Space Surveillance Telescope

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Space Surveillance Telescope
Space Surveillance Telescope.jpg
Space Surveillance Telescope. DARPA
First light 2011 Edit this on Wikidata
Telescope style optical telescope Edit this on Wikidata
Diameter 3.5 m (11 ft 6 in)

Space Surveillance Telescope is a telescope for detecting and tracking orbital debris. It has a 3.5 meter (138″) aperture mirror and came online in 2011.[1][2][3]

DARPA Space Surveillance Telescope program[edit]

Space Surveillance Telescope. DARPA

The Space Surveillance Telescope program (SST) is DARPA's ground based, advanced, optical system for detection and tracking of faint objects in space such as asteroids. It is also to be employed for space defense missions. The program is designed to advance, or expand, space situational awareness, and be able to quickly provide wide area search capability.


The large curved focal surface array sensors are considered to be an innovative design. It encompasses improvements in detection sensitivity, has short focal length, wide field of view, and improvements in step-and-settle abilities. [note 1]

SST detects, tracks, and can discern small, obscure objects, in deep space with a "wide field of view system". It is a single telescope with the dual abilities. First the telescope is sensitive enough to allow for detection, also, of small, dimly lit objects (low reflectivity). Second it is capable of quickly searching the visible sky. This combination is a difficult achievement in a single telescope design.[4][5]

It is a Mersenne-Schmidt design with an F/1.0 aperture and a 3.5 meter primary mirror. It uses an array of charge-coupled device (CCD) sensors, arranged on a curved focal plane array. The SST mount uses an advanced servo-control technology, that makes it one of the quickest and most agile telescopes of its size. These features allow the system to conduct multiple searches throughout the night, including the entire geosynchronous belt within its field. As a telescope system, it can give precise locations of discovered objects, extrapolate the course of the object, and indicate the objects stability.[4][5][6]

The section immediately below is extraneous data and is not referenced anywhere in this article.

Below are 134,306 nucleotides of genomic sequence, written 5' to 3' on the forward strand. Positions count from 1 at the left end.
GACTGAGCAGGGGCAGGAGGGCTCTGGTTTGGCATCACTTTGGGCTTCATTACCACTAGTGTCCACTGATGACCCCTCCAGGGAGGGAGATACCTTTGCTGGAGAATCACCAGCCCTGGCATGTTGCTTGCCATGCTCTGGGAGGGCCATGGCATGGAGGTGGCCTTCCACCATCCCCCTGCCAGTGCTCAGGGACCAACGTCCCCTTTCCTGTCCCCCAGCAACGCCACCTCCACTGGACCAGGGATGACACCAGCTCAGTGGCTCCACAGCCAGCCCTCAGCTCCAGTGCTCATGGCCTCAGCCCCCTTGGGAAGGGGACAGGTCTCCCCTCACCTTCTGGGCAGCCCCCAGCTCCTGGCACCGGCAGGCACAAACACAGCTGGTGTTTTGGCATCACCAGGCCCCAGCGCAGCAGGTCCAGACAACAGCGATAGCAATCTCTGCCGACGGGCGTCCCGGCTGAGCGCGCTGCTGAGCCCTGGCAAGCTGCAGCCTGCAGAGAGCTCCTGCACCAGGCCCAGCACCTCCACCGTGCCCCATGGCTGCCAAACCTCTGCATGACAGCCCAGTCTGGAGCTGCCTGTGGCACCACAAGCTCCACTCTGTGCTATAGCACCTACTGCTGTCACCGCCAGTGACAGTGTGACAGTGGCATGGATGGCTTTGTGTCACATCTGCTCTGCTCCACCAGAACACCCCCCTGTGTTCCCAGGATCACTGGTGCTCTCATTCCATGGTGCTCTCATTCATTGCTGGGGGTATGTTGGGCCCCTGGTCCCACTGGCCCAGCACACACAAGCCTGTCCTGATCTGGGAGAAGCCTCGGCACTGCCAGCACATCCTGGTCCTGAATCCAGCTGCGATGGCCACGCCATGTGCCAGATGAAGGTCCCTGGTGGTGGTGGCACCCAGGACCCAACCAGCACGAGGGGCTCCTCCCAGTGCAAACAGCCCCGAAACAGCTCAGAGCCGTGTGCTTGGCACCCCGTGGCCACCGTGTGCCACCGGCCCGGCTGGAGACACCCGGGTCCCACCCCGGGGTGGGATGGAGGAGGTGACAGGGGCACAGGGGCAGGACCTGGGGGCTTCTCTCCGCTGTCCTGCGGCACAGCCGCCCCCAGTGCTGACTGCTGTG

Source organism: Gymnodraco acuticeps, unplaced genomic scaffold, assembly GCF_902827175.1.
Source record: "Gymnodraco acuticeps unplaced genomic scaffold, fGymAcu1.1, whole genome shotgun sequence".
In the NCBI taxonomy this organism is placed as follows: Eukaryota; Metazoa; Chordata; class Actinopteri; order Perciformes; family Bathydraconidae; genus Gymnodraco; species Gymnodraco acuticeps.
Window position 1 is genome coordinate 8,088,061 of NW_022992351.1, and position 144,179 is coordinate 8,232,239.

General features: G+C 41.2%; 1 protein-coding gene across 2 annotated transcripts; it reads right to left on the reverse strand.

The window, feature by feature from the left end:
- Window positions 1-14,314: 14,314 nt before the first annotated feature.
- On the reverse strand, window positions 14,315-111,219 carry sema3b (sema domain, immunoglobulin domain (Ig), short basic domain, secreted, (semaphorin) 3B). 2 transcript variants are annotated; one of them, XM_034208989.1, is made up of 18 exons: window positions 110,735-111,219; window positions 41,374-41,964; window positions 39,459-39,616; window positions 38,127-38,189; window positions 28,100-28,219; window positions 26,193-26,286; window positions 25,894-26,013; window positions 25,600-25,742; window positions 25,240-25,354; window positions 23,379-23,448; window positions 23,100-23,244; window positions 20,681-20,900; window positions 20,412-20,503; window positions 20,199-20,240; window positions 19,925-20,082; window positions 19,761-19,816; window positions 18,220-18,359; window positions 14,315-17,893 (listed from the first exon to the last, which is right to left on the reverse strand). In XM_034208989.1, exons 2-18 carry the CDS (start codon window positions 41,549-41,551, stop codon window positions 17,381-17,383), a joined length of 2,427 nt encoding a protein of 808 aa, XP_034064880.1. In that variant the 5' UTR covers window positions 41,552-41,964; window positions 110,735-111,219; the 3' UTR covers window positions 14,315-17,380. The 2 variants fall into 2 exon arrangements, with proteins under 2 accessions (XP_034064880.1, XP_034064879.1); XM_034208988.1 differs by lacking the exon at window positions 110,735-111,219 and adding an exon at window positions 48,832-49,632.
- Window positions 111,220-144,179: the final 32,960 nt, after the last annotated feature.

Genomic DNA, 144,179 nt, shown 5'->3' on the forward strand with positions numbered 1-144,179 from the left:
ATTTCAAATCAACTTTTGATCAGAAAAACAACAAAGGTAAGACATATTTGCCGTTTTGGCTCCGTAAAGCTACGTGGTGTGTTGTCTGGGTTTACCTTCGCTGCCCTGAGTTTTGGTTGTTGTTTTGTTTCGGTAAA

The US Air Force ultimately took over the program and integrated the SST as a sensor in the Space Surveillance Network of the Air Force Space Command in 2009.[4][5]


The SST was initially deployed for testing and evaluation at the White Sands Missile Range in New Mexico. On December 6, 2013, it was announced that the telescope system would be moved to the Naval Communication Station Harold E. Holt in Exmouth, Western Australia, as part of the Australia-U.S. Space Situational Awareness Initiative. From there it will able to observe the Southern Celestial Hemisphere and collect data for the US Space Surveillance Network. The SST system is expected to be operational in 2016.[6]

See also[edit]


  1. ^ "Space Surveillance Telescope to Provide Enhanced View of Deep Space" (Press release). DARPA. Retrieved 12 April 2011. 
  2. ^ "Telescope will track space junk". Nature. Retrieved 22 April 2011. 
  3. ^ Ackermann, Mark R.; McGraw, John T. "Large-Aperture, Three-Mirror Telescopes for Near-Earth Space Surveillance: A Look from the Outside In" (PDF). 
  4. ^ a b c Pike, John (2010). "Space Surveillance Telescope" (Basic overview). Retrieved 2010-05-20. 
  5. ^ a b c Major Travis Blake, Ph.D., USAF, Program Manager (2010). "Space Surveillance Telescope (SST)" (Public Domain see Notes section). DARPA. Retrieved 2010-05-20. 
  6. ^ a b "SST Australia: Signed, Sealed and Ready for Delivery" (Press release). DARPA. Retrieved 18 August 2014. 


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